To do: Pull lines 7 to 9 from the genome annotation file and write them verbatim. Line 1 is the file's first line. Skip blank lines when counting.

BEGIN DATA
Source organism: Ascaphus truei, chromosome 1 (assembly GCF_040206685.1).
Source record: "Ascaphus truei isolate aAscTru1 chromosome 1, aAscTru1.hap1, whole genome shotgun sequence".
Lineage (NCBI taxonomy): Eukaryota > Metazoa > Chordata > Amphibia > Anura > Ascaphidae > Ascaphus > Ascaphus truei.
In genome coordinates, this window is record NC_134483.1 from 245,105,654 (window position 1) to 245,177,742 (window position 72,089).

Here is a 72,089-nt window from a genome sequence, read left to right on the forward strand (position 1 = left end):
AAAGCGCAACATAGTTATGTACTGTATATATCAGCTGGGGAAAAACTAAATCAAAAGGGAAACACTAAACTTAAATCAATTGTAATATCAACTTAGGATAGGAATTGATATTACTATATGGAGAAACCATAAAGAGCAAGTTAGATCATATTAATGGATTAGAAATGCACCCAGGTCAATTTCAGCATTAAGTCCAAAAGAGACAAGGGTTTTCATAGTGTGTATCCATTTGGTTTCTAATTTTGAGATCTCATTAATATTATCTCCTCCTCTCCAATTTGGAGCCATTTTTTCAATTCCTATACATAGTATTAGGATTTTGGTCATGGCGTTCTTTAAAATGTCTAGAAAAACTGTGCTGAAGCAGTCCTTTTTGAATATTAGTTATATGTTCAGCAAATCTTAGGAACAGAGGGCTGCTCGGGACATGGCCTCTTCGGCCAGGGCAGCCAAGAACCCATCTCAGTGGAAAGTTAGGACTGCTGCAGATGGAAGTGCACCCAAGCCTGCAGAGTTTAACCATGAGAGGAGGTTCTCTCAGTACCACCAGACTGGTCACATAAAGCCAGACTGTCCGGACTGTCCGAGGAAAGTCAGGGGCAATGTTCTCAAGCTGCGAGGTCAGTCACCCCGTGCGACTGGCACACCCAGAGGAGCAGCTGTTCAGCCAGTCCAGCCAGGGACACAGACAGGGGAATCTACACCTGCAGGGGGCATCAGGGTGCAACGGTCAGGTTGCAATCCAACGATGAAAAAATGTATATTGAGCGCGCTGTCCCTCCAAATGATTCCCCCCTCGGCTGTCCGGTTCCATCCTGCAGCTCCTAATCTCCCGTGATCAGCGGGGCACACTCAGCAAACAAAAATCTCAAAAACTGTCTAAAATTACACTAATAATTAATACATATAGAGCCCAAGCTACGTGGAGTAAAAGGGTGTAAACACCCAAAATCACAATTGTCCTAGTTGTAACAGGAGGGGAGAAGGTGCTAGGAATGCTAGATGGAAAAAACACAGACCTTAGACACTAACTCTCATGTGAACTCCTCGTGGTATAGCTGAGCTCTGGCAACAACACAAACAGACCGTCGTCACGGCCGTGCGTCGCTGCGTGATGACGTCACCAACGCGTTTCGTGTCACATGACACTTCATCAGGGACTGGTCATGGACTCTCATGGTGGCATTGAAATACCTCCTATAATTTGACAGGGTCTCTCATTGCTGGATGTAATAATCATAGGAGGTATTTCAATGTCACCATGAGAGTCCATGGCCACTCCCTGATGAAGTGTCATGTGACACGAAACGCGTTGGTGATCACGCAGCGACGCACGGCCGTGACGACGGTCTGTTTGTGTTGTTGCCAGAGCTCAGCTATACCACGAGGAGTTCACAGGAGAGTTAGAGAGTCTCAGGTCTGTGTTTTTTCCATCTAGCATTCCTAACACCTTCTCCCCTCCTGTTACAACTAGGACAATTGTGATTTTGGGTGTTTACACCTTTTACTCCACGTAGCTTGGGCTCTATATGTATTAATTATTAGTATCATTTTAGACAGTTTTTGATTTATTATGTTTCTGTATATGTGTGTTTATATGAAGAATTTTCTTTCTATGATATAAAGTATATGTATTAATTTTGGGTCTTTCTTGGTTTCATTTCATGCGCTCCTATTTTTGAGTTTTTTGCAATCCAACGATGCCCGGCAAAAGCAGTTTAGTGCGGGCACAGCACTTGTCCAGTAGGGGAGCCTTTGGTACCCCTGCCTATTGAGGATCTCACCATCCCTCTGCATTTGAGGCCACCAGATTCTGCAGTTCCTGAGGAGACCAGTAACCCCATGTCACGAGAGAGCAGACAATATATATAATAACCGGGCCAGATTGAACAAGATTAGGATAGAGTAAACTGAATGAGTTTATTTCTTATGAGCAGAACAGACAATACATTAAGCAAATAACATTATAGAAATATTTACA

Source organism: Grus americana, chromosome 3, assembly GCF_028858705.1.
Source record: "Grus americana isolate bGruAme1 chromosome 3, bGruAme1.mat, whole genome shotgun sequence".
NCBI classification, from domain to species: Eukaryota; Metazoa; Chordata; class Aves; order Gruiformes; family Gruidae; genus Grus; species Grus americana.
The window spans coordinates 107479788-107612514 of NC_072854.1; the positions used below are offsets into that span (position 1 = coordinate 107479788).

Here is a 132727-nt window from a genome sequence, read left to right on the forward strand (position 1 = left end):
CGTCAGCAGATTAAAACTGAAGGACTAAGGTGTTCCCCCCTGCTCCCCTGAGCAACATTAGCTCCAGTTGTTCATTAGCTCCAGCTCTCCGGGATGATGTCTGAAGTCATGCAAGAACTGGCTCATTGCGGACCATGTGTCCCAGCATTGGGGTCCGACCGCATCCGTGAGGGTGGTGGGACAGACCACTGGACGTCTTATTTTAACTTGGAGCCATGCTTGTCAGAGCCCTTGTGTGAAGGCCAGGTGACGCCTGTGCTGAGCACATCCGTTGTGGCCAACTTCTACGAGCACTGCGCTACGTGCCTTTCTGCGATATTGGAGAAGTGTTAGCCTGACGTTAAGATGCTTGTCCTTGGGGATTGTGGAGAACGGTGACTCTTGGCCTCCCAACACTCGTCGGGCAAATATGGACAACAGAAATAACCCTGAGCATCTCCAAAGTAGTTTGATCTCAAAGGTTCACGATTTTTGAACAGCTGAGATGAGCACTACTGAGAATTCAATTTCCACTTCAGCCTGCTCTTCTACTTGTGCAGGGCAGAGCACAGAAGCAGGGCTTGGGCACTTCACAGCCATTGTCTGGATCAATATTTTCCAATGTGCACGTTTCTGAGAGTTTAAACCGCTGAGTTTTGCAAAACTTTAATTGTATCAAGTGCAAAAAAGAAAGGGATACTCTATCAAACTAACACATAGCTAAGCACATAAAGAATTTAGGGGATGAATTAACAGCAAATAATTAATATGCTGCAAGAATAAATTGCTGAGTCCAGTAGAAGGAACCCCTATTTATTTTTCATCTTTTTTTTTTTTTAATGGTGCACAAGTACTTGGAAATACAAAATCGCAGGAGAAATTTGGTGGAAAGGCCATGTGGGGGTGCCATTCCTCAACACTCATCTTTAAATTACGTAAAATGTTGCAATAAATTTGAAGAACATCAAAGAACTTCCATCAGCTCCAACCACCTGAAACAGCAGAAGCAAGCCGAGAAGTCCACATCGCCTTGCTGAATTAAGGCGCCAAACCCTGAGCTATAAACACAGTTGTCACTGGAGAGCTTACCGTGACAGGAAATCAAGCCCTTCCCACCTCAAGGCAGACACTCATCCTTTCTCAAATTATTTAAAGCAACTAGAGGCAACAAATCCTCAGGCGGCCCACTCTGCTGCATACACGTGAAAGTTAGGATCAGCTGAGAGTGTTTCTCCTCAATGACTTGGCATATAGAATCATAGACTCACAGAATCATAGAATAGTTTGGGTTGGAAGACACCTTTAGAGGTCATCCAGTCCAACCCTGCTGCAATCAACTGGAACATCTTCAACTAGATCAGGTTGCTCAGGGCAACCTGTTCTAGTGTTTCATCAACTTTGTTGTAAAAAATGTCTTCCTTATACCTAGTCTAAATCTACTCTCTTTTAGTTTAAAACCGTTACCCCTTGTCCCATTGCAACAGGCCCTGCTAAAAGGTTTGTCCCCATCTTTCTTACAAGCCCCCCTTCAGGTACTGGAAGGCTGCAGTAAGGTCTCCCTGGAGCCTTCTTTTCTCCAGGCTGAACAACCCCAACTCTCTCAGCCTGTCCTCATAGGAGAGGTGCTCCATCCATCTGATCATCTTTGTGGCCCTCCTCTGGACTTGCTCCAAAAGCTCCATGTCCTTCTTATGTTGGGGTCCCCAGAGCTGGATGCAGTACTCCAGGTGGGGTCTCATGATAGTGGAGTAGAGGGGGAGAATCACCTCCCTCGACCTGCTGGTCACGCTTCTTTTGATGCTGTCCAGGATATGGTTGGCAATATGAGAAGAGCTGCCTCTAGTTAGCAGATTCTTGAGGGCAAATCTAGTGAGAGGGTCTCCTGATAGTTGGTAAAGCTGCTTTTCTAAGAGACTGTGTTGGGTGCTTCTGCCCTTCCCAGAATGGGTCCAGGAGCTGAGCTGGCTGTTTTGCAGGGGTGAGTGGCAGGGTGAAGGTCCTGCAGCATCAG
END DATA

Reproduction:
Source organism: Grus americana, chromosome 3, assembly GCF_028858705.1.
Source record: "Grus americana isolate bGruAme1 chromosome 3, bGruAme1.mat, whole genome shotgun sequence".
NCBI classification, from domain to species: Eukaryota; Metazoa; Chordata; class Aves; order Gruiformes; family Gruidae; genus Grus; species Grus americana.